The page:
Connecting brains to machines may let bacteria come along for the ride

Brain-machine interfaces like Elon Musk’s Neuralink have come a long way, but biological limitations remain

By Amy Nippert
December 18, 2019 9:59AM (UTC)
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Devices that record and interpret brain activity to control machines, known as brain-machine interfaces (BMIs), are rapidly moving from science fiction to potential reality.

One that you may have heard of is Neuralink, a company owned by Elon Musk. Neuralink has rapidly been moving toward selling a BMI, with the hope of using an implantable device to record brain signals, allowing people to control computers and other machines with just their thoughts. In July, the company revealed their new device and surgical set-up in a scientific pre-print and presentation, sparking a myriad of headlines and discussions about the implications of BMI technology.


But while there has rightfully been a lot of focus on the ethical, legal and technological ramifications of BMIs, less attention has been paid to their biological demands. In order to record signals, these devices have to literally be inside your head — and the only way to get there is via invasive surgery. So before getting carried away with philosophical considerations, it’s important to consider the more pragmatic medical concerns of surgical infections and device failures.

These concerns are often neglected in both the conversations about, and the research into, BMIs. It’s unclear if Neuralink consulted or collaborated with any neurosurgeons or other medical experts on either the potential risks of the implantation procedure or surgical best practices. The only author on the Neuralink paper, published in BioRxiv, is Elon Musk, who has no formal medical training. And articles submitted to BioRxiv are not peer-reviewed, meaning the work has not been evaluated by other experts in the field. Considering that the companies making BMIs, including Neuralink, are pitching them primarily as clinical tools to help people with spinal cord injuries and neuromuscular diseases like cerebal palsy, the lack of clinical considerations are surprising.

Neuralink has given technological details for the implants and surgery, as well as examples of the brain signals the devices can record. But critical questions remain unanswered. From the information that’s been made public, we don’t know whether the BMI implants might damage nervous tissue, how long they will work, rates of infection at the implant sites, or even if the materials used will be compatible with human tissue. These are all basic questions that matter as much or more than how well the probes can record signals from the brain.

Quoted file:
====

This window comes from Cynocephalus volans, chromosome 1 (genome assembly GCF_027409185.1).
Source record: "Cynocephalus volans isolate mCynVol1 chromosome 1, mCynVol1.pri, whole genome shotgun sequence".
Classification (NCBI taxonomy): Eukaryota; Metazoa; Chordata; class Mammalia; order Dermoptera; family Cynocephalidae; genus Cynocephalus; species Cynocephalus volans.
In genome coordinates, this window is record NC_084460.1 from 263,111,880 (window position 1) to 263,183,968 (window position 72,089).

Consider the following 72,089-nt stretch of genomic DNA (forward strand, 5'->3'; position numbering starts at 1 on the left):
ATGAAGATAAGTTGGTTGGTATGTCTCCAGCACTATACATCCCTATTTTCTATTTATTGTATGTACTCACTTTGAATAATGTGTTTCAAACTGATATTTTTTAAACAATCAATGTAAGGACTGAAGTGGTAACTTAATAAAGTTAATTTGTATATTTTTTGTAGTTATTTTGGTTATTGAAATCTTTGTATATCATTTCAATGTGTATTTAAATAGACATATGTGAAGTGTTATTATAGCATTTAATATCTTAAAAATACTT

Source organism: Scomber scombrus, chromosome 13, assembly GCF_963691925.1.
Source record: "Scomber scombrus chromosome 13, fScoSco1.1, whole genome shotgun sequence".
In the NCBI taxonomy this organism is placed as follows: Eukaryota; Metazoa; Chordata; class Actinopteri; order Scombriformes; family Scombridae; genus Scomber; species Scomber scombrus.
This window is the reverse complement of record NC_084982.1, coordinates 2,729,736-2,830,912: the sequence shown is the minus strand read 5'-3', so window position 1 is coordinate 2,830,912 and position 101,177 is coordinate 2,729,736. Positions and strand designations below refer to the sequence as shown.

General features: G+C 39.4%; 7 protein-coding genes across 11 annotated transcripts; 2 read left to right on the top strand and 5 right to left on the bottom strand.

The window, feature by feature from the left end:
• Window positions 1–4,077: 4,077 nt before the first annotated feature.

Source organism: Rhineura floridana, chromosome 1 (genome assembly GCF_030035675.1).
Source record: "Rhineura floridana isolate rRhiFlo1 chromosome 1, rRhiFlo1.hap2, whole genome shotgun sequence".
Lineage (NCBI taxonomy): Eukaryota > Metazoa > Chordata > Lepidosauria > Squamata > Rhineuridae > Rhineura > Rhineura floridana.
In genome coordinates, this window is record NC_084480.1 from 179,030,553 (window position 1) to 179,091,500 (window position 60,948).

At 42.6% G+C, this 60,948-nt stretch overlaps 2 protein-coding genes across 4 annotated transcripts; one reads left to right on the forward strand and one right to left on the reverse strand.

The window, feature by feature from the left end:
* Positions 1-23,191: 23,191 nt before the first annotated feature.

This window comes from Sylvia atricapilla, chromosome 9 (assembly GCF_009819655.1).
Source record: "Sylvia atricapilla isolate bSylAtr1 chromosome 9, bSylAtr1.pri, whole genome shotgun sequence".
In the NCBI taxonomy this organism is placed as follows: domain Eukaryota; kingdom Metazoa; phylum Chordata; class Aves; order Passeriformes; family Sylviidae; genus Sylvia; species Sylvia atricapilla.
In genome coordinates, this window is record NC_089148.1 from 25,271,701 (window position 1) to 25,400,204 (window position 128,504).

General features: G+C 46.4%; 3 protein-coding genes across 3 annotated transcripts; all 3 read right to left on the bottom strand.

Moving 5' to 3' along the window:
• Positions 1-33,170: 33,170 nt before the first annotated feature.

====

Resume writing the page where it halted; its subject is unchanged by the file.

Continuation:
While Neuralink’s paper claims that their system of flexible implantable probes is less invasive than the traditional, inflexible probes currently used for research and medical purposes, they don’t provide any evidence their BMI causes less damage to the brain. There are many metrics that can be used to assess brain health, including brain cell death and markers that show inflammation and immune responses — none of those metrics have been quantified by Neuralink.

And just being less invasive may not make a practical difference in surgical risk and implantation outcomes. Neuralink is building on the existing body of research on implantable brain devices, such as deep brain stimulators (DBS), which have been used for decades. DBS uses electrical pulses to regulate function in areas of the brain damaged by diseases such as Parkinson’s disease, and also involve surgery. The main risks of DBS are infections and device failures. One study of patients at a Shanghai-based hospital found that these outcomes occurred in 4.6% of patients. There are also risks associated with the surgery itself — including, in rare cases, hemorrhaging. BMIs, for all their technical advances, are susceptible to similar biological and surgical limitations: Even new technology still has to contend with the ancient enemy of infection.

Like with DBS, the risks of BMI implantation include post-operative infections and device failures. Infections are not often fatal, but they do necessitate antibiotics and removal of the device. While taking antibiotics might seem like a simple fix, emerging “superbugs” able to resist the majority of antibiotics, are becoming increasingly common. Hardware removal requires additional surgery, and we have no information on how removing Neuralink probes may alter brain tissue. It is safe to say that extracting hundreds of probes from your brain, no matter how flexible they are, probably causes damage. Silicon Valley may love disruption, but your tissues do not.


The current plan for Neuralink is to help patients with spinal cord injuries or paralysis, but Musk’s grand plan is to pave the way for humans to “merge” with AI. As he said in the Neuralink presentation, “We are a brain in a vat, and that vat is our skull.” Musk describes Neuralink as something even healthy people might potentially choose to augment their capabilities with. The social and ethical ramifications can be debated, but it seems beyond debate that the implantation will involve some level of risk. With this in mind, we might want to think twice before letting Elon Musk into our brains.

Now is the time to ask questions now about the biological impacts of these implants. BMIs may someday allow patients with spinal cord injuries to interact with the world in ways that were previously impossible — an improvement in life-quality that may be worth the risk to some people. The rest of us might be better off sticking to the brain-interfacing technology that evolution spent years perfecting: the human body.

Amy Nippert

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